ReMARCs: Yes, We Are Our Brother’s Keepers

Opening ReMARCs

By Marc Morial

President & CEO, National Urban League

Earlier today, I participated in the White House gathering for the official announcement of “My Brother’s Keeper,” an initiative bringing together leading foundations and businesses in a new public-private partnership aimed at tackling the issues facing boys and young men of color in America.

I have spoken at length about the issues facing Black males, penning a recent column on the value our culture places on young Black males and dedicating a two-part column last summer (July 10 and July 24, 2013) to discussing the state of Black men.  In the latter, I applauded President Obama for stating then that he would use his “convening power” to engage a cross-section of citizens in doing more to give African American boys “the sense that their country cares about them and values them and is willing to invest in them.”  During his State of the Union last month, the President again noted that he would move forward with a focus on reaching out to foundation leaders, corporate executives, the faith-based community and others to explore ways to lift up boys and young men of color.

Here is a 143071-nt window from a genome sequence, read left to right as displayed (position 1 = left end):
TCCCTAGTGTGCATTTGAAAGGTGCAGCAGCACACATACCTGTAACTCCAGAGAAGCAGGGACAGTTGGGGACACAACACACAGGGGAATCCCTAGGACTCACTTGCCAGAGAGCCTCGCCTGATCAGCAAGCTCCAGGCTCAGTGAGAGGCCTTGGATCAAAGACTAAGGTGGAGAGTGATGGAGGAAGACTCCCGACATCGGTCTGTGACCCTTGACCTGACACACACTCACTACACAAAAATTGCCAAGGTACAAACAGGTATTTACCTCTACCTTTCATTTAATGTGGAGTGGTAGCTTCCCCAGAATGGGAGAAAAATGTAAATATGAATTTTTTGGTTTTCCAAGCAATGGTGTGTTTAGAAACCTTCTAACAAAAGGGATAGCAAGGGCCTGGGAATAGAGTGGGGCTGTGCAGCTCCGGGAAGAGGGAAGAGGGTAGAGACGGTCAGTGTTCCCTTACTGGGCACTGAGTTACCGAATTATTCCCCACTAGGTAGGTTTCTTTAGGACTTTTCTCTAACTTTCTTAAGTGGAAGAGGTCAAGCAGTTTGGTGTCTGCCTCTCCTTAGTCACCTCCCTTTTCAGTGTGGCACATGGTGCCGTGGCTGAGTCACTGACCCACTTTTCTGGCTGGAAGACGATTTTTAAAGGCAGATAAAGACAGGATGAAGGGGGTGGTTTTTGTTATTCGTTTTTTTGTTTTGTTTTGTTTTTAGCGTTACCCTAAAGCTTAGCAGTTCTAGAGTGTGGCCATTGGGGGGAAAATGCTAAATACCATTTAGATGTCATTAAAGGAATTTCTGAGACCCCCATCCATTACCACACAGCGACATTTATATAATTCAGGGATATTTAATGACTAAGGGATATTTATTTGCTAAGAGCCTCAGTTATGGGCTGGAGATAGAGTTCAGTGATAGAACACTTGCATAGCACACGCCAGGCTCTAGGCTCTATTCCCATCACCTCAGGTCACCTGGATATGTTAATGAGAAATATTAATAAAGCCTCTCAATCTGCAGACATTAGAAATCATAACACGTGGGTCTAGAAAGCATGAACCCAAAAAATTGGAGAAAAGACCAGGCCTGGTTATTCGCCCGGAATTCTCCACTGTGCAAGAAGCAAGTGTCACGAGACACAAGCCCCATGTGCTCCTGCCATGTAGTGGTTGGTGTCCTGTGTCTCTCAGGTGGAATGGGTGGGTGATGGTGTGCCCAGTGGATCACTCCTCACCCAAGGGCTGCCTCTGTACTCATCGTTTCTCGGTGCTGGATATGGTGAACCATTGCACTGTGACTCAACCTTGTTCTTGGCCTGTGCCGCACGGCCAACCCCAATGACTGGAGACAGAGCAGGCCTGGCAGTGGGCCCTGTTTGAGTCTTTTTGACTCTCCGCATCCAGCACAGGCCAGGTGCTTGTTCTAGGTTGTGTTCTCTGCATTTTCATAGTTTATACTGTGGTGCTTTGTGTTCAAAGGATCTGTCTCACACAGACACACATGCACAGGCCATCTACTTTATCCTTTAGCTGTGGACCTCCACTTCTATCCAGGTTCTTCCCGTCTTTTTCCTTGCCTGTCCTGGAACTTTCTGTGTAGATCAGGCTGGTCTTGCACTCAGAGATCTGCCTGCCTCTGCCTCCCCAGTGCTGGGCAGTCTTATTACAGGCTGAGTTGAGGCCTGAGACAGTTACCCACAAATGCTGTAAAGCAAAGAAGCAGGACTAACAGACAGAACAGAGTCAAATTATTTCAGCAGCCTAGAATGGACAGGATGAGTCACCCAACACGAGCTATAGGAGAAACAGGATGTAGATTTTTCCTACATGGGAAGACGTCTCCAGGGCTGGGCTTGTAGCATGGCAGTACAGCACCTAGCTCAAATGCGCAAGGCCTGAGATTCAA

Today, I am encouraged and energized that “My Brother’s Keeper” is an inspiring example of what we can do when we transform words into action and coalesce around complex issues with a commitment to changing lives.

The need for this initiative is clear.  Data shows that boys and young men of color, regardless of socio-economic background, are disproportionately at risk throughout the journey from their youngest years to college and career – including large disparities in reading proficiency, employment, and involvement in the criminal justice system, among other areas.  That these young men are more than six times as likely to be victims of murder than their white peers and account for almost half of the country’s murder victims each year should be a wake-up call for all of us.

I commend President Obama for his leadership and strength to take on this initiative. I am proud to be a part of the launch of “My Brother’s Keeper,” but this is not simply a one-day commitment of time. There is still much to be done as we work together – across the public-private-nonprofit spectrum  – to drive this initiative forward.  The opportunity is before us, and so is the will.

To read more about this initiative, click here.